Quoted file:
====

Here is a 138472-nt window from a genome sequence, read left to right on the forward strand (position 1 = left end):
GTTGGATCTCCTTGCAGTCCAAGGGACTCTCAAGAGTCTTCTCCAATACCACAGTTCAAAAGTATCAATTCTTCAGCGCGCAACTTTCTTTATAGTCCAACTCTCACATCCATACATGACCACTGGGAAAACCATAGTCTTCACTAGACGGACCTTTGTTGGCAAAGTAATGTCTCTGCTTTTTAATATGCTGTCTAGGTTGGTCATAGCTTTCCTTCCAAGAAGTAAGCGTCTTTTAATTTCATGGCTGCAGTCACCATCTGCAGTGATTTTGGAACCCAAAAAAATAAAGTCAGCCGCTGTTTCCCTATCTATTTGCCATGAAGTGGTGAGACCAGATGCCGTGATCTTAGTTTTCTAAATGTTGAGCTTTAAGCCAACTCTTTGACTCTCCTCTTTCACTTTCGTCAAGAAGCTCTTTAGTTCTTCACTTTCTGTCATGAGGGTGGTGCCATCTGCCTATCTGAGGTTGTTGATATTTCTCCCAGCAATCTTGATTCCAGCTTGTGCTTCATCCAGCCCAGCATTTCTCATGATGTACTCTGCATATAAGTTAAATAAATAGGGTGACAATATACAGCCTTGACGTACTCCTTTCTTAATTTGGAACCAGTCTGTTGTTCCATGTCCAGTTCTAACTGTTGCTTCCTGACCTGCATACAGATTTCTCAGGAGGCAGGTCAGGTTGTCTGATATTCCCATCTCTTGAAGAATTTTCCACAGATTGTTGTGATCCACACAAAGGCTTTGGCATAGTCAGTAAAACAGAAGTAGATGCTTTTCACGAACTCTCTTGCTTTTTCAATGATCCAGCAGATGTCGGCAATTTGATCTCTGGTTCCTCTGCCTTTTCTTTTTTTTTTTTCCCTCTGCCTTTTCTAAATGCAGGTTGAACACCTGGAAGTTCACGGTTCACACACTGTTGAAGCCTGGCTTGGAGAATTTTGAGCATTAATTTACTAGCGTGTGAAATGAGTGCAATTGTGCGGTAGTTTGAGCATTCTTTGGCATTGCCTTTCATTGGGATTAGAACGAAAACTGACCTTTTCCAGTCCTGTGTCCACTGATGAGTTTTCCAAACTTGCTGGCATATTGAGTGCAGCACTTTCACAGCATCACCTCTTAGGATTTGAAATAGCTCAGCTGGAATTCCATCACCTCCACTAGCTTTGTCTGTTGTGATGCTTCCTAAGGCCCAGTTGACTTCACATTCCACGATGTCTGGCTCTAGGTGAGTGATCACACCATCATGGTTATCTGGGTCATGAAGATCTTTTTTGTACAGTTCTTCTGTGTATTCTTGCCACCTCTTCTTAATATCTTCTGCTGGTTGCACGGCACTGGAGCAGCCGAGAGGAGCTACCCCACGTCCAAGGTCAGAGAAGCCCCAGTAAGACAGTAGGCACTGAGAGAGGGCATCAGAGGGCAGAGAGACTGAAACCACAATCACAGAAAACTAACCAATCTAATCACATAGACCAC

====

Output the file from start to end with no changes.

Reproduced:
Here is a 138472-nt window from a genome sequence, read left to right on the forward strand (position 1 = left end):
GTTGGATCTCCTTGCAGTCCAAGGGACTCTCAAGAGTCTTCTCCAATACCACAGTTCAAAAGTATCAATTCTTCAGCGCGCAACTTTCTTTATAGTCCAACTCTCACATCCATACATGACCACTGGGAAAACCATAGTCTTCACTAGACGGACCTTTGTTGGCAAAGTAATGTCTCTGCTTTTTAATATGCTGTCTAGGTTGGTCATAGCTTTCCTTCCAAGAAGTAAGCGTCTTTTAATTTCATGGCTGCAGTCACCATCTGCAGTGATTTTGGAACCCAAAAAAATAAAGTCAGCCGCTGTTTCCCTATCTATTTGCCATGAAGTGGTGAGACCAGATGCCGTGATCTTAGTTTTCTAAATGTTGAGCTTTAAGCCAACTCTTTGACTCTCCTCTTTCACTTTCGTCAAGAAGCTCTTTAGTTCTTCACTTTCTGTCATGAGGGTGGTGCCATCTGCCTATCTGAGGTTGTTGATATTTCTCCCAGCAATCTTGATTCCAGCTTGTGCTTCATCCAGCCCAGCATTTCTCATGATGTACTCTGCATATAAGTTAAATAAATAGGGTGACAATATACAGCCTTGACGTACTCCTTTCTTAATTTGGAACCAGTCTGTTGTTCCATGTCCAGTTCTAACTGTTGCTTCCTGACCTGCATACAGATTTCTCAGGAGGCAGGTCAGGTTGTCTGATATTCCCATCTCTTGAAGAATTTTCCACAGATTGTTGTGATCCACACAAAGGCTTTGGCATAGTCAGTAAAACAGAAGTAGATGCTTTTCACGAACTCTCTTGCTTTTTCAATGATCCAGCAGATGTCGGCAATTTGATCTCTGGTTCCTCTGCCTTTTCTTTTTTTTTTTTCCCTCTGCCTTTTCTAAATGCAGGTTGAACACCTGGAAGTTCACGGTTCACACACTGTTGAAGCCTGGCTTGGAGAATTTTGAGCATTAATTTACTAGCGTGTGAAATGAGTGCAATTGTGCGGTAGTTTGAGCATTCTTTGGCATTGCCTTTCATTGGGATTAGAACGAAAACTGACCTTTTCCAGTCCTGTGTCCACTGATGAGTTTTCCAAACTTGCTGGCATATTGAGTGCAGCACTTTCACAGCATCACCTCTTAGGATTTGAAATAGCTCAGCTGGAATTCCATCACCTCCACTAGCTTTGTCTGTTGTGATGCTTCCTAAGGCCCAGTTGACTTCACATTCCACGATGTCTGGCTCTAGGTGAGTGATCACACCATCATGGTTATCTGGGTCATGAAGATCTTTTTTGTACAGTTCTTCTGTGTATTCTTGCCACCTCTTCTTAATATCTTCTGCTGGTTGCACGGCACTGGAGCAGCCGAGAGGAGCTACCCCACGTCCAAGGTCAGAGAAGCCCCAGTAAGACAGTAGGCACTGAGAGAGGGCATCAGAGGGCAGAGAGACTGAAACCACAATCACAGAAAACTAACCAATCTAATCACATAGACCAC